What Is the GDPR?
The General Data Protection Regulation (GDPR) is a major law established in 2018 by the European Union (EU) to protect personal data. The law in the European Economic Area (EEA)—that’s the EU plus Iceland, Liechtenstein, and Norway—recognizes data protection as a fundamental right. The GDPR is the most comprehensive data protection law in the world, and it applies to every company that is based in the EEA and/or offers its goods or services to or monitors the behavior of individuals in the EEA.
GDPR: Key Principles
The GDPR has seven key principles that govern the use of personal data. They are:
- Lawfulness, fairness, and transparency—for example, tell people what you do with their data
- Purpose limitation—only use data for a specific purpose
- Data minimization—only collect the data you need
- Accuracy—make sure the data is accurate and, where necessary, kept up to date
- Storage limitation—don’t store data longer than you need
- Integrity and confidentiality—keep data secure
- Accountability—be able to demonstrate you did all of the above
GDPR: Key Terms
The GDPR protects the rights of data subjects in the EEA. A data subject is any person whose personal data is being processed. Data subjects include individual customers and visitors to websites.
If you process data—and that includes collecting, storing, using, and virtually any other action involving data you can think of—you need to know about data subjects and other key terms.
Any information relating to an identified or identifiable living individual. An “identifiable individual” is one who can be identified directly or indirectly. It’s a broad definition and includes data such as IP addresses and assigned IDs.
Special Category Data
Personal data that has even stricter protections because it is considered sensitive. This includes information about a person’s race, ethnicity, religion, health, and more.
The person, company, or other entity that decides why personal data will be collected and how it will be processed.
The person, company, or other entity that acts on the direction of the data controller to process data.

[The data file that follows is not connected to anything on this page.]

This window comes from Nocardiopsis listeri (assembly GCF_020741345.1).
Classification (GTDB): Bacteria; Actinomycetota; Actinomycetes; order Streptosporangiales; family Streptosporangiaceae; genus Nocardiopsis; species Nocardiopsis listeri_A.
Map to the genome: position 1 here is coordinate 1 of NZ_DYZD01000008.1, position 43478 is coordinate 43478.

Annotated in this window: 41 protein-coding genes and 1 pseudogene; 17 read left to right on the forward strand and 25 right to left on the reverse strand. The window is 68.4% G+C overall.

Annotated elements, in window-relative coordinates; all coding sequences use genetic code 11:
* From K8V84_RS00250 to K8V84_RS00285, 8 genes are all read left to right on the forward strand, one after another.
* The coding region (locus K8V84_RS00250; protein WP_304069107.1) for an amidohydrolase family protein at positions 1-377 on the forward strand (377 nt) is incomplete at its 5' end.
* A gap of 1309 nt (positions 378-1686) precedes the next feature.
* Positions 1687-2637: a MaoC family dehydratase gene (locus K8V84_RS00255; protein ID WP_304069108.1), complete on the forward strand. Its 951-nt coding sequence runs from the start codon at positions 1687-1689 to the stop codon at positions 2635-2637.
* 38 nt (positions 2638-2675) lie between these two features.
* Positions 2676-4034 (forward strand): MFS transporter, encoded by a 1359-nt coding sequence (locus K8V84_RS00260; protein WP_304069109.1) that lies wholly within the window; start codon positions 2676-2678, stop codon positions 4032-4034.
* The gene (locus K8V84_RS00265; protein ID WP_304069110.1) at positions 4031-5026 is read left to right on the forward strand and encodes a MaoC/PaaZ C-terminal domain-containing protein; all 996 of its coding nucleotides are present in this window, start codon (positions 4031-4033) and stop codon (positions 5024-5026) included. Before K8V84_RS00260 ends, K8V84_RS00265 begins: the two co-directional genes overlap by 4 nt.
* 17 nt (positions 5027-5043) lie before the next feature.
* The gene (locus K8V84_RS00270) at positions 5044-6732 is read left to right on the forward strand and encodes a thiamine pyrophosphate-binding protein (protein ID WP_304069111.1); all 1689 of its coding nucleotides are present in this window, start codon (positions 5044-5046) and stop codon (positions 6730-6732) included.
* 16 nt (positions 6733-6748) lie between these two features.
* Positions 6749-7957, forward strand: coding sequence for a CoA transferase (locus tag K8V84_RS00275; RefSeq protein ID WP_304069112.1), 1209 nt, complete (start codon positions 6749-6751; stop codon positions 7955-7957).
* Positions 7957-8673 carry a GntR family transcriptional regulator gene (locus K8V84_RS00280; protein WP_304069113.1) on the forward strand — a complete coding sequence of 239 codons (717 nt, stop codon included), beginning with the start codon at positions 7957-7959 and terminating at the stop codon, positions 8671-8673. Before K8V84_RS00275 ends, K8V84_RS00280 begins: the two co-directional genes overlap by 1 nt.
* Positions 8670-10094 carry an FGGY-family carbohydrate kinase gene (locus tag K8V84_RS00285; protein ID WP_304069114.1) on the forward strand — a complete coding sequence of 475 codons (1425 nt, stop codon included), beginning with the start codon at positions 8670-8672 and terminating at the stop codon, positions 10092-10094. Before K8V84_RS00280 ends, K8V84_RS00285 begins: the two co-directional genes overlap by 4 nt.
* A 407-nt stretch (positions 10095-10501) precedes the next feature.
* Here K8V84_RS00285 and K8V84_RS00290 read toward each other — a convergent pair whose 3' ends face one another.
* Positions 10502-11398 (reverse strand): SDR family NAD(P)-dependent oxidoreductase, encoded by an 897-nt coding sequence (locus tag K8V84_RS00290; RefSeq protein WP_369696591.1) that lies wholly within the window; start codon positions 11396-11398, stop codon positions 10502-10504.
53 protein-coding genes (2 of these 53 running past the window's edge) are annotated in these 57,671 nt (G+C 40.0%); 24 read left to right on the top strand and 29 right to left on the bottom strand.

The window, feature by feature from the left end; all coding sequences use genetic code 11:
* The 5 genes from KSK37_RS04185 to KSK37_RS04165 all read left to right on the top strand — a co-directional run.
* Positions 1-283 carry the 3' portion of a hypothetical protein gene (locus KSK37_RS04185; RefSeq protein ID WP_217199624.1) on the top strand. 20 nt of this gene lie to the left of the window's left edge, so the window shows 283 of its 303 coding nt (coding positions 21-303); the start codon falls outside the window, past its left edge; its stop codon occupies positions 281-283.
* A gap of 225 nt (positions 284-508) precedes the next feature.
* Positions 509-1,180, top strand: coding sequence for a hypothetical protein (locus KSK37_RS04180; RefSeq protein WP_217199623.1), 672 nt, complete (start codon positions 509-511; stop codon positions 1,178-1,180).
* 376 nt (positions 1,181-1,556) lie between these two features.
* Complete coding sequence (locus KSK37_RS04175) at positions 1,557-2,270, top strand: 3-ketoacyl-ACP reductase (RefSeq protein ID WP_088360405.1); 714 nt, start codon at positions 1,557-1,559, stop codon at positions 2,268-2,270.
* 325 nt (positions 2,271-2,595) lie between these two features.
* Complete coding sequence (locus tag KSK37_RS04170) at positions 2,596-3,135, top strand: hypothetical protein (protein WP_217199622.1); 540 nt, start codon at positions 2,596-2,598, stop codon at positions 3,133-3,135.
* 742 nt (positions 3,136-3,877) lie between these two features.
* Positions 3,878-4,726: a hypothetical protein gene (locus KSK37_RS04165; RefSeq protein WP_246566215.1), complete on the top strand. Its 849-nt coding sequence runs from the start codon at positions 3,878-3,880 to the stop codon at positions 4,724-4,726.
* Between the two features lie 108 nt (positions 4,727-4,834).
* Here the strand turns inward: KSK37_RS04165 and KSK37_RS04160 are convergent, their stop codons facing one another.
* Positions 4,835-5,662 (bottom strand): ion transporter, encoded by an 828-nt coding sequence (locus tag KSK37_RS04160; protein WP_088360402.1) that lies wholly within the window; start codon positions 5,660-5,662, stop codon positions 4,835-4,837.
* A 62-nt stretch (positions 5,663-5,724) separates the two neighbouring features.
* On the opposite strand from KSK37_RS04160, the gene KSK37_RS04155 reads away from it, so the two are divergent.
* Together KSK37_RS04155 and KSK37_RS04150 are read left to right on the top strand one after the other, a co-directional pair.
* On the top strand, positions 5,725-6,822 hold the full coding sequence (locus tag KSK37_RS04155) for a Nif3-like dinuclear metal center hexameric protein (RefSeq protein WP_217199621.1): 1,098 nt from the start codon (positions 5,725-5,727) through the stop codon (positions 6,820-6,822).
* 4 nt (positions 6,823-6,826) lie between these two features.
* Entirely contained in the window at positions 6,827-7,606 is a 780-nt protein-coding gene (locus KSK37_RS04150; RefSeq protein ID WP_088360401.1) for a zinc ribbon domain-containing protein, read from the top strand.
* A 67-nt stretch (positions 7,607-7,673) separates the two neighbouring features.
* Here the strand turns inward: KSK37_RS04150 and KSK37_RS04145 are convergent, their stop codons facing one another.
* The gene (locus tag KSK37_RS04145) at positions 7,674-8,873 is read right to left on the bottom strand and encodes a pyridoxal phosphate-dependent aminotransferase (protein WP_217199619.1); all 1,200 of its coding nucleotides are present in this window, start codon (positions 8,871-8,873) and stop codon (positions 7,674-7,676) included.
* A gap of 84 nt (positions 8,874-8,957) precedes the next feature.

Transmitting personal data to a non-EEA country from an EEA country or accessing personal data stored in an EEA country while in a non-EEA country.
Why We Need to Comply
When it comes to the GDPR, the downsides of getting it wrong are serious.
The penalties for noncompliance include huge fines of up to 4% of global turnover or €20 million, whichever is greater.
Companies that violate the GDPR get bad press, damaging the company’s reputation when a case goes public.
Heightened public awareness about data subjects' rights leads to increased activism and complaints, leading to greater regulatory scrutiny.
The Good News?
Those compliant with the GDPR have a head start when it comes to privacy laws across the globe and can use it as a selling tool to differentiate themselves from competitors.
Respecting Data Subjects' Rights
Under the GDPR, data subjects have the right to request all the data that a company holds on them, although this is not an absolute right. That means we need to handle these requests carefully. When responding to a request from a data subject, remember:
- Make sure you are confident the individual is who they say they are
- Do not request unnecessary additional information
- Agree to provide all of the information requested that you are required to (there are some exceptions, under local laws, like legal privilege)
- Act quickly—our company is obligated to respond within 30 days, except in cases of very complex requests, which may take an additional 60 days, if justified
International Data Transfers
Special rules apply to data transfers between companies in countries inside and outside the EEA. Unless the outside country is recognised by the European Commission as a country that the EEA considers to offer adequate standards of data protection, a data transfer mechanism generally will be required. These rules apply even if the transfer is internal within an international company.
Be aware that data transfers outside the EEA, to and from cloud storage providers, and remote access by workers in non-EEA countries are also subject to the cross-border transfer rules.